A federal appeals court in Washington, D.C. is considering the Maine Lobstermen’s Association appeal of the government’s fishing gear restrictions aimed at saving endangered whales.

In arguments Feb. 24, the MLA’s lead attorney Paul Clement, a former U.S. solicitor general during the Bush administration, laid out the fishermen’s case, arguing the National Marine Fisheries Service went overboard in making worst-case assumptions about the danger of Maine lobster gear entangling whales.

The North Atlantic right whale is highly endangered, with fewer than 350 animals believed to be surviving, with ship strikes and fishing gear entanglement leading causes of mortality. Clement made the MLA’s case that none in recent years have been documented to involve Maine lobster gear.

Joining the MLA as intervenors before the court are the Maine Department of Marine Resources, the Maine Lobstering Union and the Massachusetts Lobstermen’s Association, while environmental groups have likewise filed as intervenors in support of NMFS.

One argument raised by government lawyers is that the MLA challenge is moot, after Maine’s Congressional delegation succeeded in obtaining a six-year delay in implementing the latest round of NMFS gear and area restrictions. That came as a ride amendment to the omnibus federal spending bill that Congress passed in December.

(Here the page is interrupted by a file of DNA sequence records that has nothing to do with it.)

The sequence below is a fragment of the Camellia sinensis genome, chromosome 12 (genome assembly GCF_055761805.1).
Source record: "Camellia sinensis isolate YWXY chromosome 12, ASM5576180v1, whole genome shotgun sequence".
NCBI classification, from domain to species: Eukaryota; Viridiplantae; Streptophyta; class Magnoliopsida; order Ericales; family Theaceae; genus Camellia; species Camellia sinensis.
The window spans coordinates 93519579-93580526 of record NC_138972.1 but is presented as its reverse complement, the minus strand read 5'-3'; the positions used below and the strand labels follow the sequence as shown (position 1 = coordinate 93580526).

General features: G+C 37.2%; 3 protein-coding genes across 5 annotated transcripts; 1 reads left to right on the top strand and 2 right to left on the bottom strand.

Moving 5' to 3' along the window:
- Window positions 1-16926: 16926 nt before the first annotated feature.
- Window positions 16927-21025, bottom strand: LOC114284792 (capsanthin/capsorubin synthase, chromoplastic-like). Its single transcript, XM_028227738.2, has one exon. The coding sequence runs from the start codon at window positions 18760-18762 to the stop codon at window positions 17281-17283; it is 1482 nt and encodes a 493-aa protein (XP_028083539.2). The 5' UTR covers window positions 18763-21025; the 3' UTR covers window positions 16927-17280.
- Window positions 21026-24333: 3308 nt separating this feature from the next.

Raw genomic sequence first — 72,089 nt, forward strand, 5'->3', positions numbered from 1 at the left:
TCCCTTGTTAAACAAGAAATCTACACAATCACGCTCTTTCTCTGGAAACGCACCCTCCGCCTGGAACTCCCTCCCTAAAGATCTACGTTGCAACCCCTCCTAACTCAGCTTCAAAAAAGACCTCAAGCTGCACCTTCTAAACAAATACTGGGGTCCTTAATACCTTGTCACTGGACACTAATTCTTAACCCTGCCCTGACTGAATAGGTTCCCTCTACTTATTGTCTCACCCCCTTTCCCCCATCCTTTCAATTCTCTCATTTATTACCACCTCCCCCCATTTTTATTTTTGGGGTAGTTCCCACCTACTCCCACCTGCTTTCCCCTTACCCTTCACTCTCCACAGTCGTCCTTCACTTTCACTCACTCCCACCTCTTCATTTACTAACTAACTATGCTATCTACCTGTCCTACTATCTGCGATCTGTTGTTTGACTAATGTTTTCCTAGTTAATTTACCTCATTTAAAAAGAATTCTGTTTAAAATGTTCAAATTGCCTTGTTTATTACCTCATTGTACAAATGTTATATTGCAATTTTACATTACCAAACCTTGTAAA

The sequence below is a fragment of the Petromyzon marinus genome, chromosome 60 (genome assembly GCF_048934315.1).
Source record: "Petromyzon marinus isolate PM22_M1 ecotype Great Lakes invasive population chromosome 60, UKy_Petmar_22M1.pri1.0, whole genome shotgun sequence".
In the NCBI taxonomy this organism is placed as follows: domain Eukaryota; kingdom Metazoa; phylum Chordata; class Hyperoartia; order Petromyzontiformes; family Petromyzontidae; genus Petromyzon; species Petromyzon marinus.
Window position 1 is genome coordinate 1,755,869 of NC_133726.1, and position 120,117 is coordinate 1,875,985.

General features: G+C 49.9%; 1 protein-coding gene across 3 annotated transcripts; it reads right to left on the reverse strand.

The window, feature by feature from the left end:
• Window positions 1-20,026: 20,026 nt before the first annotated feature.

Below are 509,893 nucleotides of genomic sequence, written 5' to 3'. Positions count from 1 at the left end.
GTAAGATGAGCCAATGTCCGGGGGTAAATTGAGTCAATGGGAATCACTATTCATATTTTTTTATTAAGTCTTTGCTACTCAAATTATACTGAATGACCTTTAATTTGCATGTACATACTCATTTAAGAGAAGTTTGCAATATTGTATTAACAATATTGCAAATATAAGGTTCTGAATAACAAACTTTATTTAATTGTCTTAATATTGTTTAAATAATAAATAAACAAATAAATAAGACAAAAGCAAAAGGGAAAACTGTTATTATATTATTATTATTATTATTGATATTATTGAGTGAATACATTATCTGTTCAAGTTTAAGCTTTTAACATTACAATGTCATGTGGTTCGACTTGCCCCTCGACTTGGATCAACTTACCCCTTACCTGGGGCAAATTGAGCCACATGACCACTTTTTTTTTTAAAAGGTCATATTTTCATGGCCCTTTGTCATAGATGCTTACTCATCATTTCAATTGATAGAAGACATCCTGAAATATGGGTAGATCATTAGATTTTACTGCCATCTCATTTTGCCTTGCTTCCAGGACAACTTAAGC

Meanwhile on Monday night Rep. Raul Grijalva, D-Ariz., the ranking Democratic member on the House Natural Resources Committee, introduced the RESCUE Whales Act to repeal the 2022 omnibus rider. But with the House now controlled by a Republican majority it’s not clear how the measure can move in this session of Congress.

In a statement Grijalva said the rider “poses an existential threat to the dwindling North Atlantic right whale population. It undermines the science-based protections of both the Endangered Species Act and the Marine Mammal Protection Act, while also ignoring real solutions like ropeless gear, which we worked hard to secure $20 million in funding for in the omnibus.”

Have you listened to this article via the audio player above?

If so, send us your feedback around what we can do to improve this feature or further develop it. If not, check it out and let us know what you think via email or on social media.

Join the Conversation